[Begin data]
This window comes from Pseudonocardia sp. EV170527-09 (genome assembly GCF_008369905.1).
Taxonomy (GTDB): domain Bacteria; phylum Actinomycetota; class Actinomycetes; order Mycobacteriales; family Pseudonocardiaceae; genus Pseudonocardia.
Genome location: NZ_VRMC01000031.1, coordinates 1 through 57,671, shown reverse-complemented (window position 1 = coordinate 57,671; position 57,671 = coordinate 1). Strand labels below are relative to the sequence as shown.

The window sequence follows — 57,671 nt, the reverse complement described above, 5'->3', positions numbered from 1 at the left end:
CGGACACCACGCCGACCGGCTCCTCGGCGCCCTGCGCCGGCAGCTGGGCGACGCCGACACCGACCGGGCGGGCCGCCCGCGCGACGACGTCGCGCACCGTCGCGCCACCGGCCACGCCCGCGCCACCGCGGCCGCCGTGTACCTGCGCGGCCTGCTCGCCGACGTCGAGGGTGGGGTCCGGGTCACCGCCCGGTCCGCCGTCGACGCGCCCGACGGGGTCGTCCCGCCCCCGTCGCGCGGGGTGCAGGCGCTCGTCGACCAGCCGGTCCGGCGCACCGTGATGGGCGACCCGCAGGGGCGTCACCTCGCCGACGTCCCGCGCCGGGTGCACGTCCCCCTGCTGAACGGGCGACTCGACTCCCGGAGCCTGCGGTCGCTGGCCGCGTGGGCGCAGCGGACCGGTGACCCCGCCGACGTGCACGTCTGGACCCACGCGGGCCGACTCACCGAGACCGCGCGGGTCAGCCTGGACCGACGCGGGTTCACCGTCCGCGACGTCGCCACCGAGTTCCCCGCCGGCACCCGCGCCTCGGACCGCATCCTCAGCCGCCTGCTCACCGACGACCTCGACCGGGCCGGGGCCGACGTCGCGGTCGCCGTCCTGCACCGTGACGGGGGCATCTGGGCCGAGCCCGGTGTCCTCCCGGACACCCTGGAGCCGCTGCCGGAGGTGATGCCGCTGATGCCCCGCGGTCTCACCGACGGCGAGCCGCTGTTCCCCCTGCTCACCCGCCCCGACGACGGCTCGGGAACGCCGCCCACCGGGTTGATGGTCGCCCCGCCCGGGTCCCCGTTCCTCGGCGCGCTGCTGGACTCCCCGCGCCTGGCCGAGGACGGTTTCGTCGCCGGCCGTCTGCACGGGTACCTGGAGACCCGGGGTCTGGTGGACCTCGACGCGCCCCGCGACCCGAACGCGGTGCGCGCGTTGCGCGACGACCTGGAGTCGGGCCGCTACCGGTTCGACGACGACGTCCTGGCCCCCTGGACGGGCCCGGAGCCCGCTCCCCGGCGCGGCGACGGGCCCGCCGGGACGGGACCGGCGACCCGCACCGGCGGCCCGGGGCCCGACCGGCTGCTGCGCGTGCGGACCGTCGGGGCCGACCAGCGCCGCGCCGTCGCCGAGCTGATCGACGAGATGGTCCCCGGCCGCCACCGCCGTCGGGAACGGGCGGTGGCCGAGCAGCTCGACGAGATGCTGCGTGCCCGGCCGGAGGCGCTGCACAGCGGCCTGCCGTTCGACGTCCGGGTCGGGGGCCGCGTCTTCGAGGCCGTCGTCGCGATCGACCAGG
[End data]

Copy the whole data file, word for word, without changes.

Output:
This window comes from Pseudonocardia sp. EV170527-09 (genome assembly GCF_008369905.1).
Taxonomy (GTDB): domain Bacteria; phylum Actinomycetota; class Actinomycetes; order Mycobacteriales; family Pseudonocardiaceae; genus Pseudonocardia.
Genome location: NZ_VRMC01000031.1, coordinates 1 through 57,671, shown reverse-complemented (window position 1 = coordinate 57,671; position 57,671 = coordinate 1). Strand labels below are relative to the sequence as shown.

The window sequence follows — 57,671 nt, the reverse complement described above, 5'->3', positions numbered from 1 at the left end:
CGGACACCACGCCGACCGGCTCCTCGGCGCCCTGCGCCGGCAGCTGGGCGACGCCGACACCGACCGGGCGGGCCGCCCGCGCGACGACGTCGCGCACCGTCGCGCCACCGGCCACGCCCGCGCCACCGCGGCCGCCGTGTACCTGCGCGGCCTGCTCGCCGACGTCGAGGGTGGGGTCCGGGTCACCGCCCGGTCCGCCGTCGACGCGCCCGACGGGGTCGTCCCGCCCCCGTCGCGCGGGGTGCAGGCGCTCGTCGACCAGCCGGTCCGGCGCACCGTGATGGGCGACCCGCAGGGGCGTCACCTCGCCGACGTCCCGCGCCGGGTGCACGTCCCCCTGCTGAACGGGCGACTCGACTCCCGGAGCCTGCGGTCGCTGGCCGCGTGGGCGCAGCGGACCGGTGACCCCGCCGACGTGCACGTCTGGACCCACGCGGGCCGACTCACCGAGACCGCGCGGGTCAGCCTGGACCGACGCGGGTTCACCGTCCGCGACGTCGCCACCGAGTTCCCCGCCGGCACCCGCGCCTCGGACCGCATCCTCAGCCGCCTGCTCACCGACGACCTCGACCGGGCCGGGGCCGACGTCGCGGTCGCCGTCCTGCACCGTGACGGGGGCATCTGGGCCGAGCCCGGTGTCCTCCCGGACACCCTGGAGCCGCTGCCGGAGGTGATGCCGCTGATGCCCCGCGGTCTCACCGACGGCGAGCCGCTGTTCCCCCTGCTCACCCGCCCCGACGACGGCTCGGGAACGCCGCCCACCGGGTTGATGGTCGCCCCGCCCGGGTCCCCGTTCCTCGGCGCGCTGCTGGACTCCCCGCGCCTGGCCGAGGACGGTTTCGTCGCCGGCCGTCTGCACGGGTACCTGGAGACCCGGGGTCTGGTGGACCTCGACGCGCCCCGCGACCCGAACGCGGTGCGCGCGTTGCGCGACGACCTGGAGTCGGGCCGCTACCGGTTCGACGACGACGTCCTGGCCCCCTGGACGGGCCCGGAGCCCGCTCCCCGGCGCGGCGACGGGCCCGCCGGGACGGGACCGGCGACCCGCACCGGCGGCCCGGGGCCCGACCGGCTGCTGCGCGTGCGGACCGTCGGGGCCGACCAGCGCCGCGCCGTCGCCGAGCTGATCGACGAGATGGTCCCCGGCCGCCACCGCCGTCGGGAACGGGCGGTGGCCGAGCAGCTCGACGAGATGCTGCGTGCCCGGCCGGAGGCGCTGCACAGCGGCCTGCCGTTCGACGTCCGGGTCGGGGGCCGCGTCTTCGAGGCCGTCGTCGCGATCGACCAGG